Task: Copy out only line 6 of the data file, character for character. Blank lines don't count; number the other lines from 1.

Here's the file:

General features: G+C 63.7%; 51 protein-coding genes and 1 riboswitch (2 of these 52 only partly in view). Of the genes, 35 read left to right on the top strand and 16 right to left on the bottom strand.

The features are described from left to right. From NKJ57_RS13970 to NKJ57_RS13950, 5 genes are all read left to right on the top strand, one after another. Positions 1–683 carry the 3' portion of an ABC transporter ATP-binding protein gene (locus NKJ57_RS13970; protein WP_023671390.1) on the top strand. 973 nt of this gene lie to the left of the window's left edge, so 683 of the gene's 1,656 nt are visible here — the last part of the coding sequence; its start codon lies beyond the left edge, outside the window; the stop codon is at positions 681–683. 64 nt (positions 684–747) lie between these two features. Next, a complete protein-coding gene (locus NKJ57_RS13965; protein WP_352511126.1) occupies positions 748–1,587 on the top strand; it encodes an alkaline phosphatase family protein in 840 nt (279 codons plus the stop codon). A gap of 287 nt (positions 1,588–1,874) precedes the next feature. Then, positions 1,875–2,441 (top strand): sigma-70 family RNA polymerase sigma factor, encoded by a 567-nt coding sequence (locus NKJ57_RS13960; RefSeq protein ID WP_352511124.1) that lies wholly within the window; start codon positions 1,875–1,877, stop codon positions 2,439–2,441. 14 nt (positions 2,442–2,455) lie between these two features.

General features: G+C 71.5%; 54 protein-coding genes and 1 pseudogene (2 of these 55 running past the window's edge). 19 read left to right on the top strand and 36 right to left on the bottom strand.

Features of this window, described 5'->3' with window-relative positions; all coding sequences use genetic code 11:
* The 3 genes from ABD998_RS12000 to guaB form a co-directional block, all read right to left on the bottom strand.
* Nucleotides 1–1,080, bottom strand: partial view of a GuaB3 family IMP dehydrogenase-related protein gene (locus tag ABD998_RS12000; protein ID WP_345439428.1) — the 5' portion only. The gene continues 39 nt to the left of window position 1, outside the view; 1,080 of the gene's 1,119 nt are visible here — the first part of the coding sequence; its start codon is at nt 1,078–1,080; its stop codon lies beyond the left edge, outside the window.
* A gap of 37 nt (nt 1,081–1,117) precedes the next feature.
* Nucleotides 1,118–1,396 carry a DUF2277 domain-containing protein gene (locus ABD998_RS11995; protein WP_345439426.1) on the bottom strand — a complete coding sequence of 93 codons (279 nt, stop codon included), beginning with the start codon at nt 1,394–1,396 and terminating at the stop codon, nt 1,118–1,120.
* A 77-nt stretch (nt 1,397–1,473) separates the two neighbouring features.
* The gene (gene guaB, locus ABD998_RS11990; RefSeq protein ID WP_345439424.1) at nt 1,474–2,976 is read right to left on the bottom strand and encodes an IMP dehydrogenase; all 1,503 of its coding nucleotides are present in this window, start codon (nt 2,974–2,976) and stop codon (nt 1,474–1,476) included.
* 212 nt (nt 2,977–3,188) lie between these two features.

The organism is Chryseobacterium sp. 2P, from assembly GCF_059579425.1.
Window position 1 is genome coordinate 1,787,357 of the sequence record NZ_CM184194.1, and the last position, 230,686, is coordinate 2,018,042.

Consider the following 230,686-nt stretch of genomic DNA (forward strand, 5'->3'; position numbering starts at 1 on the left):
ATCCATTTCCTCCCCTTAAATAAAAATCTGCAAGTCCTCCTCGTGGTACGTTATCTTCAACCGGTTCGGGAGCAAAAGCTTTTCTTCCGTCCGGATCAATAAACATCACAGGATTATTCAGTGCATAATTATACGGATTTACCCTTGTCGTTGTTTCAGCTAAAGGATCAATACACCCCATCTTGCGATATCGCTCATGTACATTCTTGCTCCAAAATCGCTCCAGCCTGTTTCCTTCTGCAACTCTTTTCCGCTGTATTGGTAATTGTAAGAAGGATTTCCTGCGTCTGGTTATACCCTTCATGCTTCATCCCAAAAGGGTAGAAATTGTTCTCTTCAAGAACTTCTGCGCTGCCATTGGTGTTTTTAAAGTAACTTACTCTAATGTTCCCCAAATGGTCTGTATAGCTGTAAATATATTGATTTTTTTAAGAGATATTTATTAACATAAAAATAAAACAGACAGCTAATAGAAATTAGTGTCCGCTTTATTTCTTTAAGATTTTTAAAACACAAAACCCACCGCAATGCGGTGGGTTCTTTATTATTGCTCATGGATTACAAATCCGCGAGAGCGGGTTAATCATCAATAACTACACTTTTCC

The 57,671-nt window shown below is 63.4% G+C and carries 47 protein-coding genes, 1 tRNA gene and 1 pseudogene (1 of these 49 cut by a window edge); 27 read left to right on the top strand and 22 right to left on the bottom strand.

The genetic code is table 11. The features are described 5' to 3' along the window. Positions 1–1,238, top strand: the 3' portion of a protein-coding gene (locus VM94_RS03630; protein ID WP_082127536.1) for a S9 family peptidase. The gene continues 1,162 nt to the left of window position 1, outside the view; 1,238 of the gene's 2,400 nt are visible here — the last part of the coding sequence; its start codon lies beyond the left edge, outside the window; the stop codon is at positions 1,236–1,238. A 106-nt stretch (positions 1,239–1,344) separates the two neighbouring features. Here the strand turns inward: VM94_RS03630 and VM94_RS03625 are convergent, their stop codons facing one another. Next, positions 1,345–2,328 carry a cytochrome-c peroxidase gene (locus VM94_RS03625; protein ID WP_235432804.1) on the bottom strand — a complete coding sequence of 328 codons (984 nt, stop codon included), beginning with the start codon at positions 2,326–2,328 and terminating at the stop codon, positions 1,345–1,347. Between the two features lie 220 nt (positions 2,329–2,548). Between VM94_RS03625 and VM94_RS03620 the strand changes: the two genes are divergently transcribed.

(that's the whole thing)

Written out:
* Nucleotides 1–1,080, bottom strand: partial view of a GuaB3 family IMP dehydrogenase-related protein gene (locus tag ABD998_RS12000; protein ID WP_345439428.1) — the 5' portion only. The gene continues 39 nt to the left of window position 1, outside the view; 1,080 of the gene's 1,119 nt are visible here — the first part of the coding sequence; its start codon is at nt 1,078–1,080; its stop codon lies beyond the left edge, outside the window.